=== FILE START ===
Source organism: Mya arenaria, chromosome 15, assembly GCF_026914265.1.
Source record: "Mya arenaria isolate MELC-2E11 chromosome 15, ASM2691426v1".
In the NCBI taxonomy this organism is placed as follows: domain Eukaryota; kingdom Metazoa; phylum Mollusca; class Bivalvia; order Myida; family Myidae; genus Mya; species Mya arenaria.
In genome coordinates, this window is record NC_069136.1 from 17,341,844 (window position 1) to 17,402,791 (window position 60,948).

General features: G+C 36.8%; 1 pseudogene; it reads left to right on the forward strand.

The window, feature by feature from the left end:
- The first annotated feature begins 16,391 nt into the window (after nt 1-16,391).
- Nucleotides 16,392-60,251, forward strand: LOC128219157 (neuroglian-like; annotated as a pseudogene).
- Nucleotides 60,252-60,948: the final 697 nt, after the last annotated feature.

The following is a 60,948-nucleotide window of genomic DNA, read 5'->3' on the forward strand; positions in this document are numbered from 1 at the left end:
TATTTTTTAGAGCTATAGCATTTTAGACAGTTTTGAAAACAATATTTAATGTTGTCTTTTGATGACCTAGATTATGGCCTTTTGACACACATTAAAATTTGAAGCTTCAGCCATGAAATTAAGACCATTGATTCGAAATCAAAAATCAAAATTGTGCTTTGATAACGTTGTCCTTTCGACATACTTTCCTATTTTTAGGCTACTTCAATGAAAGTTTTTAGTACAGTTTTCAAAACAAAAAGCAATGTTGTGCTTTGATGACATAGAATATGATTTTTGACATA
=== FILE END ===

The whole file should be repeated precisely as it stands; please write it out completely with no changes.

Source organism: Mya arenaria, chromosome 15, assembly GCF_026914265.1.
Source record: "Mya arenaria isolate MELC-2E11 chromosome 15, ASM2691426v1".
In the NCBI taxonomy this organism is placed as follows: domain Eukaryota; kingdom Metazoa; phylum Mollusca; class Bivalvia; order Myida; family Myidae; genus Mya; species Mya arenaria.
In genome coordinates, this window is record NC_069136.1 from 17,341,844 (window position 1) to 17,402,791 (window position 60,948).

General features: G+C 36.8%; 1 pseudogene; it reads left to right on the forward strand.

The window, feature by feature from the left end:
- The first annotated feature begins 16,391 nt into the window (after nt 1-16,391).
- Nucleotides 16,392-60,251, forward strand: LOC128219157 (neuroglian-like; annotated as a pseudogene).
- Nucleotides 60,252-60,948: the final 697 nt, after the last annotated feature.

The following is a 60,948-nucleotide window of genomic DNA, read 5'->3' on the forward strand; positions in this document are numbered from 1 at the left end:
TATTTTTTAGAGCTATAGCATTTTAGACAGTTTTGAAAACAATATTTAATGTTGTCTTTTGATGACCTAGATTATGGCCTTTTGACACACATTAAAATTTGAAGCTTCAGCCATGAAATTAAGACCATTGATTCGAAATCAAAAATCAAAATTGTGCTTTGATAACGTTGTCCTTTCGACATACTTTCCTATTTTTAGGCTACTTCAATGAAAGTTTTTAGTACAGTTTTCAAAACAAAAAGCAATGTTGTGCTTTGATGACATAGAATATGATTTTTGACATA